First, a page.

An elder and custodian of the Wardandi and Bibbulman Tribe is “disgusted” with the City of Busselton’s decision to lease land which holds cultural significance to many generations of Aboriginal people.
Last week councillors voted unanimously to give Lot 14 of Locke Estate to a non-Aboriginal organisation.
Before the vote was made ex-Roelands Mission children pleaded with councillors to recognise their Woolkabunning Kiaka Inc submission.
Elder and custodian of the Wardandi and Bibbulman tribe Dr Robert Isaacs said he was outraged and disgusted by the city’s decision.
“We feel our application was treated unfairly,” Dr Isaacs said.
“The officer’s comment on our submission did not outline the main interest of our submission, nor did it mention the support we had from the Department of Aboriginal Affairs, South West Aboriginal Land and Sea Council, Western Australian Aboriginal Tourism Operators Council and many others.”
Dr Isaacs said the city only gave councillors eight lines of information to read about the Woolkabunning Kiaka Inc submission, compared to over 50 lines for the recommended applicant.
“We, will vigorously oppose this outrageous decision by the council, who are supposed to represent community interest, we are rate payers too,” he said.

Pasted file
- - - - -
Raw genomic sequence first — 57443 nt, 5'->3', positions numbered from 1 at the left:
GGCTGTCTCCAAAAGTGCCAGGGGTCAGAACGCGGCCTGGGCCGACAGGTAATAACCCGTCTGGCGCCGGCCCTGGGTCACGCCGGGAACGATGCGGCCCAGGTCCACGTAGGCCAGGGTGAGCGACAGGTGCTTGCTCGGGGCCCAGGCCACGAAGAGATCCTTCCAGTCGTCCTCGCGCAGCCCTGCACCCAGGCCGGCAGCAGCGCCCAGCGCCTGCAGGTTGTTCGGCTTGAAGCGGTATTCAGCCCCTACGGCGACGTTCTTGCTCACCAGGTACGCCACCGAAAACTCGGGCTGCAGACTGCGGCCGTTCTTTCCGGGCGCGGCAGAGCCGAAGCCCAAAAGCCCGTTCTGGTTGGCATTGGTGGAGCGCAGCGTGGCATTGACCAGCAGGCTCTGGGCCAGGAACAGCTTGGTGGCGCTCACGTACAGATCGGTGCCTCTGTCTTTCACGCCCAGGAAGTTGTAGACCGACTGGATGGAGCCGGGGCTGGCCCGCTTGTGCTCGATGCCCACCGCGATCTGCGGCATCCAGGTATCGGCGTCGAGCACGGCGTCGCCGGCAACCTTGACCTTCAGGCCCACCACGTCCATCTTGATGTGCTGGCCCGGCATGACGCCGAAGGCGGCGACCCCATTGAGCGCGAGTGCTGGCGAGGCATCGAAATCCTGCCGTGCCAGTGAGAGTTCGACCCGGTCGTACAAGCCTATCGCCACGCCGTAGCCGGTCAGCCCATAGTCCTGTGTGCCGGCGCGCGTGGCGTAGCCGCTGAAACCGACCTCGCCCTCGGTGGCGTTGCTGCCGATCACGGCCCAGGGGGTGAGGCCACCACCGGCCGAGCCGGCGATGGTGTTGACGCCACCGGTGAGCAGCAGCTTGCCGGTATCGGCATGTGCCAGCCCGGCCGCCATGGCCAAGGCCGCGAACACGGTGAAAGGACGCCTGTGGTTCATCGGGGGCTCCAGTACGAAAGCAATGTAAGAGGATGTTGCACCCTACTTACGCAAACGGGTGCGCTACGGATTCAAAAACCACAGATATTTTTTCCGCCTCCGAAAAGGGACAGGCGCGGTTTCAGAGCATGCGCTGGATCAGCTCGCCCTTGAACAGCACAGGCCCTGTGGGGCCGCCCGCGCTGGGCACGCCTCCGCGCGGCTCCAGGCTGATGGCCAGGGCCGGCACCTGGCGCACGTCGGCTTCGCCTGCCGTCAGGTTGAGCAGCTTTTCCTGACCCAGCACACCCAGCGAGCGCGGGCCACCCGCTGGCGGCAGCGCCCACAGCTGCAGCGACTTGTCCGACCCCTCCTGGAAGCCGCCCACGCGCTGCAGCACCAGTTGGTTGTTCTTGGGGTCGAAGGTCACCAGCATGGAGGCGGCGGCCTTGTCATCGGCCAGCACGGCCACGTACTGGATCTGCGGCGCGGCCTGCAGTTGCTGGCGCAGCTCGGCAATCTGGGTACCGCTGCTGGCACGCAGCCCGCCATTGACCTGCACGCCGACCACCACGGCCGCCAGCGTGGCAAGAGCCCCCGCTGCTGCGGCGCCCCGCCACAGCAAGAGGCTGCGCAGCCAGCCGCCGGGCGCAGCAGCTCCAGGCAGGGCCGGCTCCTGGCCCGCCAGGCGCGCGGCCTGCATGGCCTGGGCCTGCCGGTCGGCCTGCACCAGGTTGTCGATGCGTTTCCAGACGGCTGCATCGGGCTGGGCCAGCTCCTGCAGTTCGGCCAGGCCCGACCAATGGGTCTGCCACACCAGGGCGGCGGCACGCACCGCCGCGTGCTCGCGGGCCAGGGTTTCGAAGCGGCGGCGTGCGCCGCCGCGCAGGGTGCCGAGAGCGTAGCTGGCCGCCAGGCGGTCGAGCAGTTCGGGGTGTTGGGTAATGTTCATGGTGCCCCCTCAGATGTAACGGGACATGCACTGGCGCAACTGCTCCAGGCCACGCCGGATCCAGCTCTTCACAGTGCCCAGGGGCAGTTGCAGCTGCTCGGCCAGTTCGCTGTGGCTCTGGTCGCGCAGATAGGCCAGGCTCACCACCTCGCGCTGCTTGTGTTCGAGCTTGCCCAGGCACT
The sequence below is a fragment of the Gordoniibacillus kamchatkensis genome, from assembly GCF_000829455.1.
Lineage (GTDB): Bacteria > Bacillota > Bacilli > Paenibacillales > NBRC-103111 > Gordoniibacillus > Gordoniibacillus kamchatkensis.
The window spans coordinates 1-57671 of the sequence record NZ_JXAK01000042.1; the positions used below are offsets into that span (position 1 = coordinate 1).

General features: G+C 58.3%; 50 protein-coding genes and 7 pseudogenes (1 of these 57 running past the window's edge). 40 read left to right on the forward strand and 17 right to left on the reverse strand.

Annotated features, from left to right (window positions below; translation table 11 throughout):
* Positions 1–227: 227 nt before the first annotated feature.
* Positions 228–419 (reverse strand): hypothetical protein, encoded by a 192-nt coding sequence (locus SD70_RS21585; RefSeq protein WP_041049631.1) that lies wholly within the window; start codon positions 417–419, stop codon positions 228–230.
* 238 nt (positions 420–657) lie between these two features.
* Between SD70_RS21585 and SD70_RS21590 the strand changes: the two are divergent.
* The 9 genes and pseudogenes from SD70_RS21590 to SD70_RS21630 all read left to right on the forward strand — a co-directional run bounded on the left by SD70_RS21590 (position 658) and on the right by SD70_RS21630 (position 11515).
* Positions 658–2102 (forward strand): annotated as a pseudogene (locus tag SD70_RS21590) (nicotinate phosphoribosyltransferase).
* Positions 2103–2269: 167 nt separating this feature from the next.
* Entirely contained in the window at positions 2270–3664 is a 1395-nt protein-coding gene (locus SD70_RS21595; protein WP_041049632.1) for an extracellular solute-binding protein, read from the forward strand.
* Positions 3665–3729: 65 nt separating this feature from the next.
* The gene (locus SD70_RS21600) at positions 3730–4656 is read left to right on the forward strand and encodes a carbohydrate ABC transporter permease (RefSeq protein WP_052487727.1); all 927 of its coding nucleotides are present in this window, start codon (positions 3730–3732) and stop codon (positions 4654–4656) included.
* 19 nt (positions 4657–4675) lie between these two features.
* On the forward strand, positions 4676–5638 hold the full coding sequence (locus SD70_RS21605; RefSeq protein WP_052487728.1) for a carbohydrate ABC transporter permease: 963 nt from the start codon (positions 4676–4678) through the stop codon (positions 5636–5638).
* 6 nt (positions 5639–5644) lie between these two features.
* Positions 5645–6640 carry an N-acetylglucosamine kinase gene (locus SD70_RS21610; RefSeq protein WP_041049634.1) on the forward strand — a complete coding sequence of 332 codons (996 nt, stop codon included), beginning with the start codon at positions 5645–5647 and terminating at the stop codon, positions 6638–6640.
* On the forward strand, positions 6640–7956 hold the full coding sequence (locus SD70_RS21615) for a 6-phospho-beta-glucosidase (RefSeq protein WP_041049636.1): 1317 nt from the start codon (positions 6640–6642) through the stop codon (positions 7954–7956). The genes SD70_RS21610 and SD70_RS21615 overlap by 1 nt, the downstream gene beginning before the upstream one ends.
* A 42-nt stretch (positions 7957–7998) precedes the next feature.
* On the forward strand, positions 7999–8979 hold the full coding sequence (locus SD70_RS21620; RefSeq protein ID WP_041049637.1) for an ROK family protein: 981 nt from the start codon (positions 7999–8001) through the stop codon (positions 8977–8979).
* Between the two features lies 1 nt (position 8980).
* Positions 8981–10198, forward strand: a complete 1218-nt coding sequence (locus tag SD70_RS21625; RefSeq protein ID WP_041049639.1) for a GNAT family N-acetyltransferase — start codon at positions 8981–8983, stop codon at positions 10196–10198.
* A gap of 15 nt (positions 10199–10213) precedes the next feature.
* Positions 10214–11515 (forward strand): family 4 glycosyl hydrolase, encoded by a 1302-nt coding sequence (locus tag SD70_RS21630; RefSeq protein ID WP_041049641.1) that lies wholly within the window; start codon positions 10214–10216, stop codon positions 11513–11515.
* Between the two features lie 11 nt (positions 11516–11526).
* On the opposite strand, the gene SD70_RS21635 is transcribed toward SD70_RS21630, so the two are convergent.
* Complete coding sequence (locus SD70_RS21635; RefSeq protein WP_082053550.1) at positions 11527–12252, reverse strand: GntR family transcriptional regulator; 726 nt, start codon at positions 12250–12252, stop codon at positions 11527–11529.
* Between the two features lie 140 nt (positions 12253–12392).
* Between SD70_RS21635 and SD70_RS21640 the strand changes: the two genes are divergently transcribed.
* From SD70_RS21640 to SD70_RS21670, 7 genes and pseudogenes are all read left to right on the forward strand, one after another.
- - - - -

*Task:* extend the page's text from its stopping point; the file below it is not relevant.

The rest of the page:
“We the Aboriginal people have been left behind with this decision, is this truly reconciliation?”
City of Busselton Director of Corporate and Finance Services Matthew Smith said the city had undertaken a completely transparent process in relation to the leasing of lot 14 and all other lots at Locke Estate.
Dr Isaacs said the city in the past had prided itself in promoting and supporting Aboriginal culture within its region by using images from their events to promote their new strategic community plan.
“I consider this a slur and mistrust to our cultural heritage, and our people,” Dr Isaacs said.
“The Aboriginal people have maintained a strong interest and presence on the lot and it must stay with them.”
Mr Smith said councillors and city officers valued aboriginal heritage and culture and were more than willing to work with Aboriginal groups to promote harmony and provide advice and assistance.
“However, we must always work within the confines of the Local Government Act.”
Mr Smith said the organisation awarded the lease for Lot 14 was not given preferential treatment over the Woolkabunning Kiaka group.
“Woolkabunning Kiaka is a completely separate entity from the previous lease holder and their submission was assessed entirely on its own merit,” Mr Smith said.
“All of the submissions received by the city were assessed and ranked against the selection criteria outlined in the EOI.”
Mr Smith also said environmental requirements associated with the lot were assessed.
A group of stolen generation women visited one of the Locke Estate sites last week for a healing camp.
Healing camp member Sharon Andrews said she was disappointed Lot 14 was not available for the group to camp at.
“It would have been nice to camp with the Wardandi people and share some stories,” Ms Andrews said.
“We are very supportive of their rights to get the land back and it is sad to hear history repeating itself.”
To read more about the City of Busselton’s decision to lease land which holds cultural significance to many generations of Aboriginal people click here.